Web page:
Friday, November 20, 2015

Why be a parent?

I wrote this in response to someone else's blog post that got me thinking:


This is very compelling, and as both an adoptive mother and a natural mother I relate to so much of what you say. I would like to say one thing though, and that's about why we choose to become parents. You seem to feel a bit guilty for wanting and enjoying your children, as if being a parent were somehow a selfish act. Well, it is. No one has a child biologically because they think it will be good for the child. A woman has a baby (under ideal circumstances) because she WANTS one. Dr. Barry Brazelton said the only reason to have a baby is because you can't stand not to. Having a baby is instinctual for most women; it defies logic and is simply deep desire, and there's nothing wrong with that. Nature intended it that way. I had four children, raised three, and my life would be empty without them. Of course, they're trouble, but as Zorba the Greek said, Sometimes you have to undo your belt and go out and look for trouble! Parenthood is a great risk and a great adventure, not for the faint of heart but worth every dirty diaper, screaming toddler, surly adolescent, and sleepless night. I would not be the person I am without my children, and I say that with humility and with pride. Adoptive parents have the same desire for parenthood as anyone else, but somehow nature throws them a curve ball. This is regrettable, tragic even, but it's no reason to take another mother's baby. I adopted a baby from Vietnam because I wanted to rescue a child from a war zone, not because I was infertile. I now realize I was also trying to replace the son I had lost to adoption a few years earlier. I thought I was saving a child, and I believe I did, but I now realize my motives were largely selfish. I was not acting out of deep, natural, instinctual desire but out of a sense of guilt and remorse. I wanted to feel good about myself, because I felt so bad about losing my first son. I wanted to help, nurture, and love a child, but my motives were more complicated than most. At no time did I ever get the counseling that would have helped me understand and come to terms with all that was going on inside me, and because I stumbled blindly a lot of damage was done. Everyone is screwed up in one way or another, but living with secrets and lies is a sure way to scramble your brains, whether you're a natural mother or an adoptee. All adoptees have the right to their own information and history. No one, not even a natural mother, has the right to deny them that.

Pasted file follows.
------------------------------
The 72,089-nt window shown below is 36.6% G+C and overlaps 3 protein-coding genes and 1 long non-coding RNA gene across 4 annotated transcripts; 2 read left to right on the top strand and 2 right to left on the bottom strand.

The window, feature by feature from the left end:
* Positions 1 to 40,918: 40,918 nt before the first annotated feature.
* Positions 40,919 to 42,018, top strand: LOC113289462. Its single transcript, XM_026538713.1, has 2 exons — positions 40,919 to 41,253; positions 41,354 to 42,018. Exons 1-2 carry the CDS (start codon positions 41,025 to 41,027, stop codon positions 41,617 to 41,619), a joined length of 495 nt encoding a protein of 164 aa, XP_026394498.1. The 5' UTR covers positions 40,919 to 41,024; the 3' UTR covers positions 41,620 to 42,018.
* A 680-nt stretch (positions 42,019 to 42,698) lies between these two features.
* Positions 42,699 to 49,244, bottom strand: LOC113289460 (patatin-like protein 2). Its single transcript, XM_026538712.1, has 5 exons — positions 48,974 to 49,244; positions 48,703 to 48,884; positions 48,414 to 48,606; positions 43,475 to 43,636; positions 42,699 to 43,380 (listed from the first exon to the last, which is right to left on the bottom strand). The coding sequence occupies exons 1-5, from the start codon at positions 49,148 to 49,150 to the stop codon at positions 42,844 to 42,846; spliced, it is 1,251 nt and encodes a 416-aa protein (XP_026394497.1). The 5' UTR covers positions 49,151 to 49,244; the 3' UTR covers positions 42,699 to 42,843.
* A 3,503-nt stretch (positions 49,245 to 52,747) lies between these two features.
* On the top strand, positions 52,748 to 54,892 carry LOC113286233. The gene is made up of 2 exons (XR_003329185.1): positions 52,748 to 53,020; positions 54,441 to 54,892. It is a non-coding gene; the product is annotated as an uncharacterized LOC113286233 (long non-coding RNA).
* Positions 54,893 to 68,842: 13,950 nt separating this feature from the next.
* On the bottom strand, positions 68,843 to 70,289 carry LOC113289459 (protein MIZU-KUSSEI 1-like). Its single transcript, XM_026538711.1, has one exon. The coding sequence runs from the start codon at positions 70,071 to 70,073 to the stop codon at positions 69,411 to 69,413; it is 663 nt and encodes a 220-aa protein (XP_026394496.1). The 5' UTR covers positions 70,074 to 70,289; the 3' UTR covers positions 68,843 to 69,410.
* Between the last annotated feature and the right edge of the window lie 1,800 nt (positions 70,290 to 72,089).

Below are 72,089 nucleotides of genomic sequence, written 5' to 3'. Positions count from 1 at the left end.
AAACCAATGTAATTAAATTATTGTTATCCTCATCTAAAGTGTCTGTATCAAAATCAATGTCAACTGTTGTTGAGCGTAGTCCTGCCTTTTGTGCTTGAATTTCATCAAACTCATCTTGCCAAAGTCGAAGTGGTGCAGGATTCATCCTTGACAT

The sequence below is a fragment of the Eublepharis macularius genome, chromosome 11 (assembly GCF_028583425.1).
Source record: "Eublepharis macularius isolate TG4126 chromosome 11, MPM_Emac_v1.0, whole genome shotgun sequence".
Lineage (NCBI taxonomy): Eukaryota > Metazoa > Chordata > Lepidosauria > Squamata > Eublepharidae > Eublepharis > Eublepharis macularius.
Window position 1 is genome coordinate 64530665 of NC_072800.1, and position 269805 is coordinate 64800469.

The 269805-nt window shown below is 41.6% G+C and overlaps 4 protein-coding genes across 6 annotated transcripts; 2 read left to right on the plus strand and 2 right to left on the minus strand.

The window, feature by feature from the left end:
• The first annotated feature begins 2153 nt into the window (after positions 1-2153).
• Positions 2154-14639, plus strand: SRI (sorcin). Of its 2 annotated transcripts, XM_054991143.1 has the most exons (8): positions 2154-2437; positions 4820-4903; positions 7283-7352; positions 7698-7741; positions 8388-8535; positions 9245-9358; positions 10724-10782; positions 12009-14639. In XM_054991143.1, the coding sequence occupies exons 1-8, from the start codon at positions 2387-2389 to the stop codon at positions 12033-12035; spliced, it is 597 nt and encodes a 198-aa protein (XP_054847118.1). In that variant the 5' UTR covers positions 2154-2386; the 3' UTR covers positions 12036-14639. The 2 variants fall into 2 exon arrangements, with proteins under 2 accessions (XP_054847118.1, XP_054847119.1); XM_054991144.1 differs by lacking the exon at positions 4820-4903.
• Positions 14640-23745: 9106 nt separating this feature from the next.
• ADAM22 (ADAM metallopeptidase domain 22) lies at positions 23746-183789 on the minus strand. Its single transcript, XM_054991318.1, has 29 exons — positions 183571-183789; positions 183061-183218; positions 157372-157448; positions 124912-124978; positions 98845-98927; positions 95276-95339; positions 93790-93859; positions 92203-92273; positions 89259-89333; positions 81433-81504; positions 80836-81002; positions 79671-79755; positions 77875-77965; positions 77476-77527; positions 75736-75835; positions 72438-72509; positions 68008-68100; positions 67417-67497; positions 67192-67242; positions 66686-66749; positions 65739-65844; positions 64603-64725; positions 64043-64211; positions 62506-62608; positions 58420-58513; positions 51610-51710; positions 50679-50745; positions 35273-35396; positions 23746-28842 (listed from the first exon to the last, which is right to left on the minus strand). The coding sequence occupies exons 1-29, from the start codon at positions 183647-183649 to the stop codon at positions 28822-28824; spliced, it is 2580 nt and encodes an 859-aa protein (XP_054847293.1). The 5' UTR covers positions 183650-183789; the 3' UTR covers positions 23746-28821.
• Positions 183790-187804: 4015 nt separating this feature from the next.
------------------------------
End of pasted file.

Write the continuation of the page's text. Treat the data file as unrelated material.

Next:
2 comments:

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  2. Pam--Powerful admission here. Few women who are both first and adoptive mothers have the guts to think this through, I'll wager.

    On another note, please email me....want to send you a private message. Can't find your address.

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